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Phinney to race Vuelta

Taylor Phinney (BMC) rides in defense of his TT title.

Taylor Phinney (BMC) rides in defense of his TT title. (Image credit: Jonathan Devich)

Taylor Phinney (BMC) has confirmed that he will start this year’s Vuelta a España but admits that he made mistakes at the start of his professional career that led to injury, illness and the loss of form.

The 21-year-old turned professional with BMC at the start of the year and is widely tipped as one of the most talented riders of his generation, with multiple world titles to his name. However, Phinney has told Cyclingnews that he made several mistakes in the first half of the year, and that he wasted time living off the spoils of his professional lifestyle, instead of knuckling down and living the life of a dedicated athlete.

“I feel like I made a lot of mistakes and if I’m really honest I was really lazy in the first part of the season. That’s where all my injuries came from. I was being stupid. I wasn’t jumping off cliffs but I wasn’t training properly or eating properly. I was out, buying nice clothes and I thought I was being it. But now I’ve realised I’m a pro and that’s how I have to live,” Phinney told Cyclingnews.

Based in Italy, along with a clutch of riders from various other teams, Phinney was taken in my BMC’s Max Sciandri. The Anglo-Italian, formerly of British Cycling’s academy, has helped nurture a number of talents and he helped put Phinney back on the straight and narrow.

“With the help of Max, and some of the riders who live around me, he’s picked me up and put me back on my feet. He showed me how I was supposed to be doing things and I think I only really started acting like a professional in April and at the Tour of Romandie,” Phinney said.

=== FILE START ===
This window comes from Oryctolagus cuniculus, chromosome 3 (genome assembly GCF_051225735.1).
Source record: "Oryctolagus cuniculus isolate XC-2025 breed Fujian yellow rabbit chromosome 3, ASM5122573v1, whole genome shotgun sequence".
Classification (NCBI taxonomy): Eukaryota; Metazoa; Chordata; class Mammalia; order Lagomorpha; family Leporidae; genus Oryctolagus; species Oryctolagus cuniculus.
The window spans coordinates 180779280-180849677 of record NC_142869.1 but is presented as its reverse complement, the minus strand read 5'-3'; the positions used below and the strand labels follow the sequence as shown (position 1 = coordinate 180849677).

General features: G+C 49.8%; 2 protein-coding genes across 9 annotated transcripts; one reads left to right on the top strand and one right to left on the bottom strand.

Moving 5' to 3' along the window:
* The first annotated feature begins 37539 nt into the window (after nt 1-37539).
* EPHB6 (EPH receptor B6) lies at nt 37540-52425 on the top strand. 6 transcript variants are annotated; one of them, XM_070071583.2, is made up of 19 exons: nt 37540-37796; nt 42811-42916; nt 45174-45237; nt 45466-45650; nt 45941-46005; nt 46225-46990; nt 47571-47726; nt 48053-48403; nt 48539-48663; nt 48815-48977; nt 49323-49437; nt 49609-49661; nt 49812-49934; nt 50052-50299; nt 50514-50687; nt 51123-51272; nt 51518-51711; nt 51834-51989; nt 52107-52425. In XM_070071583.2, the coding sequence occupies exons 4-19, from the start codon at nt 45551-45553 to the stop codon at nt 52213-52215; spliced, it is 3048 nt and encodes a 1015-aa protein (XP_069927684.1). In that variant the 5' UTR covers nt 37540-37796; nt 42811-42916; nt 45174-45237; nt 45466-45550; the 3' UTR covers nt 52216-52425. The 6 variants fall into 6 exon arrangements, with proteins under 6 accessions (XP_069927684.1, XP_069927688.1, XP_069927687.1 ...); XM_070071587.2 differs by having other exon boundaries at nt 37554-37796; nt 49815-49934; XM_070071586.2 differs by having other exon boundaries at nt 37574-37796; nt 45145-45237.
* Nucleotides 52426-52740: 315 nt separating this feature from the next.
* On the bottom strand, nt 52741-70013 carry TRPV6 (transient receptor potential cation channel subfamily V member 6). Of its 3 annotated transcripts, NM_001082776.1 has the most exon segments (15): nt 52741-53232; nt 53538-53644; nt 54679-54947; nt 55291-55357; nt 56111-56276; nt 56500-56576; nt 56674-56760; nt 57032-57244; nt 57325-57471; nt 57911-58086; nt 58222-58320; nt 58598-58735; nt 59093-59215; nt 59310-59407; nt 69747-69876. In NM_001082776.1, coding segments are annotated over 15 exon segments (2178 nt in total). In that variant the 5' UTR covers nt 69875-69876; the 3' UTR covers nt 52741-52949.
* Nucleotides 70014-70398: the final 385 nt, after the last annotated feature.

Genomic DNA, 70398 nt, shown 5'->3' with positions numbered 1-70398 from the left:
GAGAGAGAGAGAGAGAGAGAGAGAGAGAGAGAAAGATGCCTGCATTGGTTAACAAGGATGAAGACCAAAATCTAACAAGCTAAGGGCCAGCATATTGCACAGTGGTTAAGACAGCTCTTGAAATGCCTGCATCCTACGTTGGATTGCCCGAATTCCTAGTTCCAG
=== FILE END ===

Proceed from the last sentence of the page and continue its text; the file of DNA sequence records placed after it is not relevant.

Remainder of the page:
Phinney regrouped in late spring and despite subdued performances in both the Tour of California and national time trial championships, he steadily built his form up. At the Tour of Romandie he displayed grit and determination that had been lacking. On one stage he was dropped by the bunch but finished alone, well down, with the use of a local map. Since then he has racked up a number of steady performances.

“I’ll be going to the Vuelta. I’m excited, for sure,” he said. "It’s really just came down to me talking to the team and trying to decide between the Tour of Colorado and the Vuelta and I feel like this is a great opportunity to go to a grand tour in my first year. I had a rocky start and at the start of the year I definitely would not have been confident enough to take on a full grand tour, but I feel like where I am now: I’m pretty happy with how my fitness is in both my head and my legs.”


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Daniel Benson was the Editor in Chief at between 2008 and 2022. Based in the UK, he joined the Cyclingnews team in 2008 as the site's first UK-based Managing Editor. In that time, he reported on over a dozen editions of the Tour de France, several World Championships, the Tour Down Under, Spring Classics, and the London 2012 Olympic Games. With the help of the excellent editorial team, he ran the coverage on Cyclingnews and has interviewed leading figures in the sport including UCI Presidents and Tour de France winners.